Note: When using the pesto over pasta, save some of the pasta water (1/2 cup) to thin out the pesto and make a sauce that coats the pasta. (I used penne.)

We also used all of the kale in the share for kale chips! It does a mother's heart good to watch their children two whole bunches of kale and not have one single "Yuck" come out of their mouths!

The goat cheese that was used with the garlic scape pesto bruschetta was from Beltane Farms. The cheese is wonderful and if you are at the Wooster street market you have to try it.



[Posted by Ruth]

O.K., to tell the truth, I'm not a fan of zucchini.  It must run in the family, my Aunt Ruth would only except zucchini of 2" diameter or less from gardening friends.  I think they thought she like the younger, more tender ones; in actuality she just wanted the ones she could put directly into the garbage disposal without having to cut them up!  So, I knew I was going to have to find a way to prepare it that didn't feel like punishment for me.

These zucchini cakes did the trick.  I actually liked them and would make them again.  The baby garlic from the farm share is delicious, by the way.  It was a treat to have really fresh garlic for a change.

Zucchini Pancakes makes about 6

1 good sized zucchini - grated
1 head baby garlic or 1-2 cloves regular garlic crushed
1  to 1 1/2 cups panko break crumbs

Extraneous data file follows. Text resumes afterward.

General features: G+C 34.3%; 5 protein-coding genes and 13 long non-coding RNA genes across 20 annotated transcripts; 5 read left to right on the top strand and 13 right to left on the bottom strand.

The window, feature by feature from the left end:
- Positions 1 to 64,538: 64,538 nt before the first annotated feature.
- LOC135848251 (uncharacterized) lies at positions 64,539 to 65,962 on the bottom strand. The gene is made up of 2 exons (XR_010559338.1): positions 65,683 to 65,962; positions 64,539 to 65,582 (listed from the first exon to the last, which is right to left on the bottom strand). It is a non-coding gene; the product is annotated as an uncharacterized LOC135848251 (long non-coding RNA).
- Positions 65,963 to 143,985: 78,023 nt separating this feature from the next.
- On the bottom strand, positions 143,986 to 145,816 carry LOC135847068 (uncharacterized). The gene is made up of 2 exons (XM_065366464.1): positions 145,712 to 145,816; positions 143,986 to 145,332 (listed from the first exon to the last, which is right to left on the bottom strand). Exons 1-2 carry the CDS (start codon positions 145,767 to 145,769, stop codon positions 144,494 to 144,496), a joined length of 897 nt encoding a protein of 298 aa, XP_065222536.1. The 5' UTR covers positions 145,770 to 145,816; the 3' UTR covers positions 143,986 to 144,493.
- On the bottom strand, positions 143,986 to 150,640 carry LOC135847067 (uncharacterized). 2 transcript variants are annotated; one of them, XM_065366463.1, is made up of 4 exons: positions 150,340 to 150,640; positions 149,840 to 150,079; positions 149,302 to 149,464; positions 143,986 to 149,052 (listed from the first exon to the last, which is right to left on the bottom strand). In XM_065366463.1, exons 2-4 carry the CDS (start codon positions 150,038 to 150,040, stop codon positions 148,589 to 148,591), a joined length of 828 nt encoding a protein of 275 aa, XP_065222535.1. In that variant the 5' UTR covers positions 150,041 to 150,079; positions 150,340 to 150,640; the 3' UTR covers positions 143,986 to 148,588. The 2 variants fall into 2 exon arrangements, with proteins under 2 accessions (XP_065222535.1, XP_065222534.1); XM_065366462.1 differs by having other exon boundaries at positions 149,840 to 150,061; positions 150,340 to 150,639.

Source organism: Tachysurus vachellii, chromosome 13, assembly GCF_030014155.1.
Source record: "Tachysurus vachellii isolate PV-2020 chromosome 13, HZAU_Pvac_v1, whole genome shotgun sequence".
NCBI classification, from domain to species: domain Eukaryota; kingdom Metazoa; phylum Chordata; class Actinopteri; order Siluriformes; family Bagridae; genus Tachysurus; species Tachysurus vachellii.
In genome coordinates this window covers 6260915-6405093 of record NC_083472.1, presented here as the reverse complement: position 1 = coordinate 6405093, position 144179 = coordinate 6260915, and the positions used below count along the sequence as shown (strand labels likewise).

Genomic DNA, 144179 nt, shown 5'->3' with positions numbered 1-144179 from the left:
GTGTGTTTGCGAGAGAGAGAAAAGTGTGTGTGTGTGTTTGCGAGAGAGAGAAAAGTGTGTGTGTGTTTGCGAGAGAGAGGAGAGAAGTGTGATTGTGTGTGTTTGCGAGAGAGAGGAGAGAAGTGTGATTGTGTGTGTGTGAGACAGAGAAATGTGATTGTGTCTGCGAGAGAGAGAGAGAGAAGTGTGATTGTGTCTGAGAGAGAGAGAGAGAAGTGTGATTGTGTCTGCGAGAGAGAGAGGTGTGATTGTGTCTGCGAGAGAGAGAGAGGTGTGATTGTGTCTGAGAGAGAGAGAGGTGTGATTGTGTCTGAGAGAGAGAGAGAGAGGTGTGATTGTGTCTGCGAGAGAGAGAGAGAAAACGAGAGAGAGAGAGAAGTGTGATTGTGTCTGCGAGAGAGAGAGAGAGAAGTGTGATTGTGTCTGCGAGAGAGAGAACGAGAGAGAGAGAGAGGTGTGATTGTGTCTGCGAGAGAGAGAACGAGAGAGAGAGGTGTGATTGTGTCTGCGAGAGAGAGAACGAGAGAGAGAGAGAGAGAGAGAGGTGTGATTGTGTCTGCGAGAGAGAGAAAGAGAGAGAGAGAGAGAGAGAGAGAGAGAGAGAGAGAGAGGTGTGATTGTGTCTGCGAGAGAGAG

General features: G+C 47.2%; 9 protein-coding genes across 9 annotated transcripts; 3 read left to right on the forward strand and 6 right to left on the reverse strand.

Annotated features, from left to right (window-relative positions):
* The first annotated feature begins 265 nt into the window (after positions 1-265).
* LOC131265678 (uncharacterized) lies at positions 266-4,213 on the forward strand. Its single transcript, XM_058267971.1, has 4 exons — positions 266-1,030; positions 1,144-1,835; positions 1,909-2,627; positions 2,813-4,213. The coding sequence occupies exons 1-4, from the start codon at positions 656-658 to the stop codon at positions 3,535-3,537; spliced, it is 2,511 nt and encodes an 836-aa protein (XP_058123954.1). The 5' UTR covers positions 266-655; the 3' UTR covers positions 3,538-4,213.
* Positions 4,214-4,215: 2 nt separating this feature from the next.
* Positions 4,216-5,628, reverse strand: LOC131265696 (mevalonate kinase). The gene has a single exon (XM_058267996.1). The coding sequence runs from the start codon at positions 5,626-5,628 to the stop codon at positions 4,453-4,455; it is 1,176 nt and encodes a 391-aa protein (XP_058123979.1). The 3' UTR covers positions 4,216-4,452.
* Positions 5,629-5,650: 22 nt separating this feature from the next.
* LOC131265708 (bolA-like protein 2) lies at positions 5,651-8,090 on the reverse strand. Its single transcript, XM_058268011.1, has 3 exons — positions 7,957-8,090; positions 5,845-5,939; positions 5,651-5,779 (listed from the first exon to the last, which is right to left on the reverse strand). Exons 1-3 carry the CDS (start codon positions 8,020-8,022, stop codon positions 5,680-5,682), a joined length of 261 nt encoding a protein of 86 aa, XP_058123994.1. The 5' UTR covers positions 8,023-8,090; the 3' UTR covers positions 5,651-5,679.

3/4 cup grated Parmesan or Asiago cheese
Salt and pepper to taste (don't skimp on the salt)
1/2 tsp of smoked Spanish paprika (you can use regular paprika if you don't have smoked but the smoked adds a nice dimension)
Freshly grated nutmeg - pinch
1 - 2 eggs
Olive or Canola oil for sauteing.

Put the grated zucchini in a clean dish towel, twist and squeeze as much of the water out as possible.  You should have about 2 densely packed cups of grated zucchini after squeezing.
Mix in the smaller amount of panko first, along with the cheese and spices. Add more panko, if necessary, if it looks like there's too much zucchini to hold together.  Taste mixture at this point and adjust seasoning as needed.

Mix in 1 egg at first and check to see if mixture is moist enough to hold together.  If not, add the second egg.

 Form into patties.  Heat oil in pan over medium heat and fry a few minutes on each side.  Turn them gently, so they don't break apart.